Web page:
While Capital One, like Amazon.com, largely downplayed the extent of the damage done in the data breach, the estimated dollar cost of the damages, as stated by Capital One itself, are telling: $100 to $150 million in damages. (https://www.inc.com/minda-zetlin/paige-thompson-capital-one-hack-former-amazon-engineer-social-security-numbers.html). Most troubling about all this? The (technically "former") Amazon.com employee involved used knowledge and skills gained from 2015 – 2016 to hack the Capital One data stored on Amazon’s S3 servers in 2019. This was an inside job. Amazon Web Services tactics, techniques and security surely should have changed considerably in 3 years—however, clearly they had not. Sort of like the lengthy Amazon Web Services S3 outage on February 28, 2017 that was so bad Amazon couldn’t even get into its own servers to warn anyone—a problem that occurred because of gross mismanagement involving Amazon Web Services procedures and tactics. Other examples of gross mismanagement? How about:
* the days’ long outage in April 2011 that Amazon didn’t make a public statement about for a week,
* the infamous Friday the 13th outage of September 2013 that left regional customers without service for several hours due to a simple load balancing misconfiguration,
* the lengthy Amazon Web Services S3 outage in November 2014 because of the failure of the AWS CloudFront DNS server,
* or the 10-hour outage in June 2016 due to stormy weather that hit numerous prime websites and businesses.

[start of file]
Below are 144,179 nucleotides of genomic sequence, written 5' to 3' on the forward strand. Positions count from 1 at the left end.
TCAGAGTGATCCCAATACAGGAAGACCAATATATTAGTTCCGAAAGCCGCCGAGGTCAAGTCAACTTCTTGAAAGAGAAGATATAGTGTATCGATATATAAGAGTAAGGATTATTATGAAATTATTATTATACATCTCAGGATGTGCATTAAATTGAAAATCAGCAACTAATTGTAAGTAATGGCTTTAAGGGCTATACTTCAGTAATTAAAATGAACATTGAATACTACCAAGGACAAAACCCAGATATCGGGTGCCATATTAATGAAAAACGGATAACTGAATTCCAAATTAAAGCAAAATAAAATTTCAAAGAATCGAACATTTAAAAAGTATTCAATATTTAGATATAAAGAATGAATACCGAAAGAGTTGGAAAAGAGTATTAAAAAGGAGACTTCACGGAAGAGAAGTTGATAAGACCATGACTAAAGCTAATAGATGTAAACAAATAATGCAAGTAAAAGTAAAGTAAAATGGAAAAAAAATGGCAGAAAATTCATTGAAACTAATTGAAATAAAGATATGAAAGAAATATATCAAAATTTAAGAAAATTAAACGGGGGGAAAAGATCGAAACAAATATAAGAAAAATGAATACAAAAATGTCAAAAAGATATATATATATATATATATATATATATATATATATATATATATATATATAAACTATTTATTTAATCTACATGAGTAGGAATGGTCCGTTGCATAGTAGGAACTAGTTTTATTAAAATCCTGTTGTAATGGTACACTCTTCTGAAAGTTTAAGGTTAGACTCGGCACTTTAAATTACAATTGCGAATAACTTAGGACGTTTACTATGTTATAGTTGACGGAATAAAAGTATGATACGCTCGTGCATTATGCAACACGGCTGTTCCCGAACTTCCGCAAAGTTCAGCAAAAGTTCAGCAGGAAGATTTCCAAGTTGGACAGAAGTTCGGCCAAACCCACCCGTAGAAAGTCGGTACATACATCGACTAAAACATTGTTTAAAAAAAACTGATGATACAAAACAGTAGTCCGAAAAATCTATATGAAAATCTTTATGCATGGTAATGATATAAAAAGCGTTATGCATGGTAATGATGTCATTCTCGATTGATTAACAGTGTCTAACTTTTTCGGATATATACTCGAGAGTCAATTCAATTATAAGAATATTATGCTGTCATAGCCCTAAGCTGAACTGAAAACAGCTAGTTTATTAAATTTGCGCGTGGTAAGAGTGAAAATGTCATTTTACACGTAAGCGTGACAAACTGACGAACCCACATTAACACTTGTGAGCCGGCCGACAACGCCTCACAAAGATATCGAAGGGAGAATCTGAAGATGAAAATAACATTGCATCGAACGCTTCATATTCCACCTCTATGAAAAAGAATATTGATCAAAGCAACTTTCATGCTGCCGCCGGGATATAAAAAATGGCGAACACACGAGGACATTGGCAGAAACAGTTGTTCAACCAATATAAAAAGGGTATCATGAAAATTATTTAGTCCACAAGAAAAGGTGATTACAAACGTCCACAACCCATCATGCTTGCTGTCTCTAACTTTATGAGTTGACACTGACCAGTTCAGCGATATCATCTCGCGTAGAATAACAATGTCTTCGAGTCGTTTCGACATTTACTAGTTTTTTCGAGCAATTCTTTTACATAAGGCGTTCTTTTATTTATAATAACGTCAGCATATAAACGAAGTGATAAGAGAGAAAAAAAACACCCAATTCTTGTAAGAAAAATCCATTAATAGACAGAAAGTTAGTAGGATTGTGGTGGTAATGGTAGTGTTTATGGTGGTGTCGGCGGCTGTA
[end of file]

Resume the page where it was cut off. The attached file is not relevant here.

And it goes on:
As I stated previously, the culture of misconduct and malfeasance starts at the top of the company while the patterns of misbehavior, misconduct and mismanagement extend throughout the entire organization. More examples of mismanagement and failure of Amazon Web Services:
2017 - https://www.datacenterknowledge.com/archives/2017/03/02/aws-outage-that-broke-the-internet-caused-by-mistyped-command
2017 - https://www.datacenterknowledge.com/uptime/equinix-power-outage-one-reason-behind-aws-cloud-disruption
2015 - https://www.datacenterknowledge.com/archives/2015/09/24/heres-what-caused-sundays-amazon-cloud-outage
2015 - https://www.datacenterknowledge.com/archives/2015/09/21/amazon-data-center-outage-affects-netflix-heroku-others
2013 - https://www.datacenterknowledge.com/archives/2013/09/13/network-issues-cause-amazon-cloud-outage
2012 - https://www.datacenterknowledge.com/archives/2012/10/27/cascading-failures-caused-amazon-outage
2012 - https://www.datacenterknowledge.com/archives/2012/07/03/multiple-generator-failures-caused-amazon-outage
2012 - https://www.datacenterknowledge.com/archives/2012/06/30/amazon-data-center-loses-power-during-storm
2012 - https://www.datacenterknowledge.com/archives/2012/06/29/another-outage-amazon-cloud
2011 - https://www.datacenterknowledge.com/archives/2011/08/15/amazon-provides-more-details-on-dublin-outage
2011 - https://www.datacenterknowledge.com/archives/2011/04/29/amazon-networking-error-caused-cloud-outage
2011 - https://www.datacenterknowledge.com/archives/2011/04/21/major-amazon-outage-ripples-across-web
2010 - https://www.datacenterknowledge.com/archives/2010/12/13/amazon-hardware-failures-caused-outage
2009 - https://www.datacenterknowledge.com/archives/2009/07/19/outage-for-amazon-web-services